A network router is a device which forwards traffic between two networks. Your computer is on one segment of the internet, and your favorite web site is (likely) on a different segment. There’s at least one network router between you and your favorite web site moving the data packets back and forth.
Routers will typically more-or-less work right out of the box, but they generally need some configuration to do their jobs well (and securely). Routers frequently offer a web interface for this: you connect a computer to the router, go to a particular web address (specified by the product’s documentation), and then configure the device for its particular purpose. For example, if you’re setting up a router for an elementary school, you might configure the router to send all web traffic through some kind of content filter.
More and more devices are like this: you buy a shiny new gizmo, connect it to your network, and it offers some feature you can control with an app on your phone. This is the “Internet of Things” (IoT):
- monitor (and open or close) your garage door
- adjust the cooking temperature in the crock pot on your kitchen counter
- let the dog out (and back in) without even getting your ass off the couch
Network-enabled security cameras are another interesting example of this kind of thing. Imagine being able to log on to a camera hundreds of miles away, have it take pictures on demand, and view the images.
These devices typically ship with a default password. And that’s the big problem with these things: they don’t necessarily force you to change the password, and those default passwords are well documented and widely available: they’re in the product documentation that the manufacturer probably puts on their web site for anyone to download.
(Sometimes the manufacturer will try to assign a unique default password to every unit they sell. This is great when they do it right, but sometimes the fail hilariously.)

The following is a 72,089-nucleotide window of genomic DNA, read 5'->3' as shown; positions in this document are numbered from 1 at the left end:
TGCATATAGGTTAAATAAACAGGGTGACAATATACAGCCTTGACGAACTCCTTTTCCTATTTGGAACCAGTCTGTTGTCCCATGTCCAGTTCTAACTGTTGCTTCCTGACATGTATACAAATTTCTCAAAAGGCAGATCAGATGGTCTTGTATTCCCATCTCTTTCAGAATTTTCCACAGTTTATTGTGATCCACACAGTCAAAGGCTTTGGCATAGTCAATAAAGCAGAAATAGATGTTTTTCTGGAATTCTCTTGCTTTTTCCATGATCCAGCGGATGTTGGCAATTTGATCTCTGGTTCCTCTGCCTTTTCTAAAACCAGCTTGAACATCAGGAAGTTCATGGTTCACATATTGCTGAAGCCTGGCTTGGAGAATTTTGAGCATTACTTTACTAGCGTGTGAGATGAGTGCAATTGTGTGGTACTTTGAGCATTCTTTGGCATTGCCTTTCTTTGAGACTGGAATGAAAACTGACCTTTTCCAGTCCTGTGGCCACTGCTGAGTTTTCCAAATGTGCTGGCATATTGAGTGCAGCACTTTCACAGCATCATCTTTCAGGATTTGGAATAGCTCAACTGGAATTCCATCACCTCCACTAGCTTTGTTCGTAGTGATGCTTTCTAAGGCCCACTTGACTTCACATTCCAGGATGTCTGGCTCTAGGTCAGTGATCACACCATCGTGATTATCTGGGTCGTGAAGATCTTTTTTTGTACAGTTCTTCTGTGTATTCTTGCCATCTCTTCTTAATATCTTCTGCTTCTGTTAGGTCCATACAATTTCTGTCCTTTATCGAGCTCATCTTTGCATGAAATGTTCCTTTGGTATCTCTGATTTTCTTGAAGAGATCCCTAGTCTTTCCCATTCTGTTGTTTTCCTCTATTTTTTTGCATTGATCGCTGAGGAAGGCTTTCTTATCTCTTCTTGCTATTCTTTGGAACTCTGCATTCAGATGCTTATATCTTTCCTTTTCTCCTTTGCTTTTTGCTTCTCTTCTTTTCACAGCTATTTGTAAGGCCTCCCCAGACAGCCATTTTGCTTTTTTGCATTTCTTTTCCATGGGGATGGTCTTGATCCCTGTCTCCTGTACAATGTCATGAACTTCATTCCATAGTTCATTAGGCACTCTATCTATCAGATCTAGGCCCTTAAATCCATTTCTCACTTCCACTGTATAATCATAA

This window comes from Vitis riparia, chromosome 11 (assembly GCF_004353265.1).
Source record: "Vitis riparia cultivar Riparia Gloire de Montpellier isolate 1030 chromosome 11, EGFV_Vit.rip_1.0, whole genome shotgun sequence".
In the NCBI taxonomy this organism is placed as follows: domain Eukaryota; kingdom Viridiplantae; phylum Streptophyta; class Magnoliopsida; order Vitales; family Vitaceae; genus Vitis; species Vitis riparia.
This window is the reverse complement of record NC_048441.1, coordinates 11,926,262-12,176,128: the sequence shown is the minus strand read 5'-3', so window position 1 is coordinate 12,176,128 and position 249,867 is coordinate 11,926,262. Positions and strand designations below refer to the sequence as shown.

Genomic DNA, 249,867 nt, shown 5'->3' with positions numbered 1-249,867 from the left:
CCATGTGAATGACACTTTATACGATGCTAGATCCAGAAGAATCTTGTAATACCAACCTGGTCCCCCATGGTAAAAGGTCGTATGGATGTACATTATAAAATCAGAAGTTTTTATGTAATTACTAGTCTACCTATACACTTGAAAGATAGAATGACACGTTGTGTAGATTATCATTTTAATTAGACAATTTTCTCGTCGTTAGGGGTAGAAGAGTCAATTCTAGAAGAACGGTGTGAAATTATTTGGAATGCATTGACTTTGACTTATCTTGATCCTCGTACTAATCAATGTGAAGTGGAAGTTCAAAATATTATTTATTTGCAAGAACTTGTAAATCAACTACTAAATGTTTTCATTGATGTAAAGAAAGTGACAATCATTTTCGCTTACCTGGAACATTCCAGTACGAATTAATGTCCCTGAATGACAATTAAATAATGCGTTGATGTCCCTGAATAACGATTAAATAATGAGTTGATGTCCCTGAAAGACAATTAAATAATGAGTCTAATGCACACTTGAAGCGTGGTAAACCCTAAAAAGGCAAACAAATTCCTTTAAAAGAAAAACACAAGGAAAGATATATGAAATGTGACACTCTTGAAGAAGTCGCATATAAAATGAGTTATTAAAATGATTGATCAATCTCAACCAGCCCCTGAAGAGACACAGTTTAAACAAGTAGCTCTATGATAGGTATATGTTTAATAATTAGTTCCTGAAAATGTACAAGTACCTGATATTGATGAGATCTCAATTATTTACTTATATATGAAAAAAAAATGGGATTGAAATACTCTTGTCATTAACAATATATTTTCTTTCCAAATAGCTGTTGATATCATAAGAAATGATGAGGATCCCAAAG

Shodan and Censys are projects which portscan the internet and make the data available to anyone who wants to look at it. This data often reveals the manufacturer and model number of internet routers. Netgear devices often give the full model number in the remote administration password prompt. And there are web sites (like routerpasswords.com) devoted to making it easy to look up the default password for a particular network device model.
There are two important points to remember here:
- If you are writing about a character who wants to compromise a network target, and if she can determine the manufacturer and/or model number of the router protecting her target (either through shodan or by portscanning it herself), she can look up the default password either through something like routerpasswords.com or by downloading product documentation from the manufacturer. If the network pukes at the target haven’t secured their router, your character could add routing table rules allowing her direct access to resources on the internal network.
- If you haven’t changed the password on the home router that may be sitting on your desk, now would be a good time to do so. (And unless you REALLY need it, you should disable the remote administration feature which was probably enabled by default.)